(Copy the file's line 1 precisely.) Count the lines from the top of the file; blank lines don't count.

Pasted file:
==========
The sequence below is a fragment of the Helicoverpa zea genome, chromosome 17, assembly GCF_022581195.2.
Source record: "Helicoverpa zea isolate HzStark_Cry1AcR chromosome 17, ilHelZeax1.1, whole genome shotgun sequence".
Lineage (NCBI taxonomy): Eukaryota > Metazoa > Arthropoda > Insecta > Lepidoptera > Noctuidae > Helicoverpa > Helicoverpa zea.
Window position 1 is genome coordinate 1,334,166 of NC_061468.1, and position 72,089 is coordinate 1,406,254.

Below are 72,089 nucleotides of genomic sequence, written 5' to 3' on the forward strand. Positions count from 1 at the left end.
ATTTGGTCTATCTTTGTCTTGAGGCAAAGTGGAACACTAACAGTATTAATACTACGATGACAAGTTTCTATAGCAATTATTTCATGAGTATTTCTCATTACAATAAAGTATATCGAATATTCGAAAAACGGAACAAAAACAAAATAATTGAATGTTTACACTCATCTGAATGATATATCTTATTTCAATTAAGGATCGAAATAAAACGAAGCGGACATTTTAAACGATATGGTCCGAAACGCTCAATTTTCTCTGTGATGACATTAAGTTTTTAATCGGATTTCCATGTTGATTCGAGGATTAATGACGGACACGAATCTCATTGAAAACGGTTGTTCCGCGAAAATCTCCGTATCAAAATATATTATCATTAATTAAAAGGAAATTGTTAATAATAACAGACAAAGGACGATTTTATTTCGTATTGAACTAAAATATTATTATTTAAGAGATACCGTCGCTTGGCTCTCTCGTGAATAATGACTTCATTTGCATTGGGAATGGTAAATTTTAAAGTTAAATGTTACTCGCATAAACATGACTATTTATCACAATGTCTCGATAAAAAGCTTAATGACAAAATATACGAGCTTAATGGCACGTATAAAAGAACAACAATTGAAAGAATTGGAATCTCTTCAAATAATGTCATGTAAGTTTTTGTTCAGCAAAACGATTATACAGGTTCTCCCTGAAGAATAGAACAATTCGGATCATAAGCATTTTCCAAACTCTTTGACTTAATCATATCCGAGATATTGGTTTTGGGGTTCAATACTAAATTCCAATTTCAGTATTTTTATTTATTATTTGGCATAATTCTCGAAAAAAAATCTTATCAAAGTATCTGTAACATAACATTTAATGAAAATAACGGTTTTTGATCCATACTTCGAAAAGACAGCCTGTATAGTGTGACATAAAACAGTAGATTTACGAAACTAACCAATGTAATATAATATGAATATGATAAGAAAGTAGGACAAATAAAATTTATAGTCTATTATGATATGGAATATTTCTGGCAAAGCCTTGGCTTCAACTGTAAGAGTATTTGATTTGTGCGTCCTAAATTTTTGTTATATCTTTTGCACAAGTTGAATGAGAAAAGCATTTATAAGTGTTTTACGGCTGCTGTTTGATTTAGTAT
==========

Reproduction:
The sequence below is a fragment of the Helicoverpa zea genome, chromosome 17, assembly GCF_022581195.2.